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Why Trump’s choice to hold back on Iran was about instincts

According to President Trump, the U.S. military was ready to launch an airstrike against Iran as a response to their shooting down an unmanned U.S. drone when he called it off. He laid out differing timelines for his decision-making, but Trump was consistent in attributing the attack's cancellation to his worry over potential Iranian casualties. Judy Woodruff talks to Yamiche Alcindor for more.

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  • Judy Woodruff:

    And our White House correspondent, Yamiche Alcindor, joins me now with details on what happened within the Trump administration.

    So, Yamiche, what do we know now about the president's decision to call a halt to this mission, this — what was going to be a strike on Iran?

  • Yamiche Alcindor:

    Well, by the president's own account, this really comes down to him, at the last minute, changing his mind and thinking that killing 150 people wasn't going to be a — quote — "proportional response" to what Iran did to the U.S. military drone, which was, of course, was shoot it down.

    The president said that he was moved. Essentially, this was a moral decision by him to say, you know what? This isn't going to be fair if we do this.

    Now, it's really important to note that the president did lay out different timelines for how this happened. On Twitter, he was saying it was only 10 minutes before the mission was going to happen. And there was some reports that said that planes were even in the sky.

    But in the interview with NBC News, he put the estimate more at 30 minutes, and said that there was no actual plan approved yet, that this was all him still thinking about whether or not he wanted to approve that plan.

    The bottom line is that the president is really relying on his own instincts. And he's really saying, look, I know what's best for my foreign policy, I'm going to listen to all this advice. But when it comes down to it, I'm the one that's going to make the decision in this White House.

  • Judy Woodruff:

    And, Yamiche, we know you have been talking to a lot of people. What do you understand — is your understanding of the politics at work here for the president?

  • Yamiche Alcindor:

    Well, the president is really stuck in a decision-making mode.

    On the one hand, he has this promise that he's made to really be strong on Iran, and really make sure that they are not going to have a nuclear weapon. But on the other end, he's also made this promise to his base that he's not going to get into endless wars in the Middle East.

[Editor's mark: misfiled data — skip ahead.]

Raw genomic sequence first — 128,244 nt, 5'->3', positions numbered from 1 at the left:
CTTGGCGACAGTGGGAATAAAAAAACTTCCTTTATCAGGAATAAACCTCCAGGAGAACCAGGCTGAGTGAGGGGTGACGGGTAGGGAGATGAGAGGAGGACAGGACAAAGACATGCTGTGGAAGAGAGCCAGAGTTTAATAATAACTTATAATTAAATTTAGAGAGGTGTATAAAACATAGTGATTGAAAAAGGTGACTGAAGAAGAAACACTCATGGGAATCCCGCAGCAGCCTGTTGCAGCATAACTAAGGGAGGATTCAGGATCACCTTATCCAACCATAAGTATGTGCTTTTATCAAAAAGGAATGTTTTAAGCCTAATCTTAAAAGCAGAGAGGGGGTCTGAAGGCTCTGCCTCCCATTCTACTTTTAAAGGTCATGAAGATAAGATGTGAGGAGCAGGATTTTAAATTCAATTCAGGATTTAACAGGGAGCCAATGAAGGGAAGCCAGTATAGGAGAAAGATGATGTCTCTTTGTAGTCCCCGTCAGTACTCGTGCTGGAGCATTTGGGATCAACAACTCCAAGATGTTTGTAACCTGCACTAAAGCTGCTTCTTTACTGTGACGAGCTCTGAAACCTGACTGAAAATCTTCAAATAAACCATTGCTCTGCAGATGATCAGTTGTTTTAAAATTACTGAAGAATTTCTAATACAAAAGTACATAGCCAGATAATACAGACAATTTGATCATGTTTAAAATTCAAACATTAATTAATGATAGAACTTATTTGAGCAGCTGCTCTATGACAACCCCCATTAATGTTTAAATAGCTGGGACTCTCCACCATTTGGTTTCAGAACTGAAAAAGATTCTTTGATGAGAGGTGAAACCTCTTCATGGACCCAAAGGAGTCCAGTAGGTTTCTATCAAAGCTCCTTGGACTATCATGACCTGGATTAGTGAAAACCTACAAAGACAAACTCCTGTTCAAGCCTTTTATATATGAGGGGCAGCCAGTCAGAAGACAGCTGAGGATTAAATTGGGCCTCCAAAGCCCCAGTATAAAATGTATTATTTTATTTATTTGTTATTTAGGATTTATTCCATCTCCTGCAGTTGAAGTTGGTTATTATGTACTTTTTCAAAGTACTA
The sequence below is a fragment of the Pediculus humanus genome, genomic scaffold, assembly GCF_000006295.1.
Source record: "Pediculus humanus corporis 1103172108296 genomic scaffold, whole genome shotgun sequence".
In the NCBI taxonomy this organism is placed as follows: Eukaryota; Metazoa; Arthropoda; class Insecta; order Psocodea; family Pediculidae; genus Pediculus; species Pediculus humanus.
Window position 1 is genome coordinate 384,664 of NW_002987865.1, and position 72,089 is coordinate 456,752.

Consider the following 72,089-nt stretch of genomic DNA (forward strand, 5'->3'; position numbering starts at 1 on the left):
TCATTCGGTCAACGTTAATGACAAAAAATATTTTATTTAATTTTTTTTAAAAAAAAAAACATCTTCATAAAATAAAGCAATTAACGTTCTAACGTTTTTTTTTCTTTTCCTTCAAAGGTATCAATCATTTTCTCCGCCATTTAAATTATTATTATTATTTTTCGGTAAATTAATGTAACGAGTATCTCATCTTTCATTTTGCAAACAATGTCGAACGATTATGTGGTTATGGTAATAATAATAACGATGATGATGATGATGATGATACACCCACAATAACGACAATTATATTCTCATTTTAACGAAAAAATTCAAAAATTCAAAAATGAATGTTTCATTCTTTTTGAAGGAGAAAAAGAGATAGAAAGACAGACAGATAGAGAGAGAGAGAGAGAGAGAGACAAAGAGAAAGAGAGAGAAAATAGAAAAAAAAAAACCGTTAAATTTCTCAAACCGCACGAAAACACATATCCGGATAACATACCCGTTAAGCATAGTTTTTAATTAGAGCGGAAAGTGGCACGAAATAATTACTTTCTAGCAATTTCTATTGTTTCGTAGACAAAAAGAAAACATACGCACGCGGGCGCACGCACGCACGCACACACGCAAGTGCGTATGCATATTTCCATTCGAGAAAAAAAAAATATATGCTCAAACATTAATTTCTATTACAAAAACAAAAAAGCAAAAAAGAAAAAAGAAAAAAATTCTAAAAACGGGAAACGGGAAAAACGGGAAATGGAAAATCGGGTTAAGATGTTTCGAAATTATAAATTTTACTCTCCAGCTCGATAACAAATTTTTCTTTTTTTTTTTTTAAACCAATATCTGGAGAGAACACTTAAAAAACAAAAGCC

So on the Iran front of being strong, he pulled out of the Iran nuclear deal. He's also been cleared that Iran is a bad actor, in his mind, and that they really are a corrupt nation.

    But the president also just in Florida on Tuesday said to a crowd of thousands of people: I'm not going to get your children into a war. I understand what it's like to send men and women off to war. And I don't want to do that.

    And I think it's also important to note that, on Capitol Hill, when we think about the politics of this, there's already an effort moving through the Hill that would ban the President Trump using funds to get into a war with Iran without congressional authorization.

    And that is an effort that's bipartisan. So we have people really looking at the politics of this and saying that the president needs to be wary.

  • Judy Woodruff:

    Another part of this whole thing up, Yamiche, that has gotten a lot of attention is the fact that the president was sharing some details of decision-making about something that's normally kept under wraps, we should say.

    What are you understanding about that?

  • Yamiche Alcindor:

    Well, the most remarkable part of this whole story, or one of the most remarkable parts, is that the president was sharing all of this so openly on Twitter, and also in this interview with NBC News.

    So many reporters, including myself, were feverish in looking for details about what happened in the president's thinking. And then we looked at Twitter this morning, and he really did lay it all out there.

    So this — when I talked to White House aides and people close to the president today, they said, this is what the president does. He likes being able to be transparent in his mind. He likes not having a filter.

    And I should say I talked to a lot of supporters in Florida who say they love that the president tweets. They think that this is a good thing for him.

    So this is, of course, not — we have never seen anything like this before in a president. But this is the president's style, and he's sticking to it.

  • Judy Woodruff:

    Yamiche Alcindor, reporting for us from the White House, thank you, Yamiche.

  • Yamiche Alcindor:

    Thanks so much.

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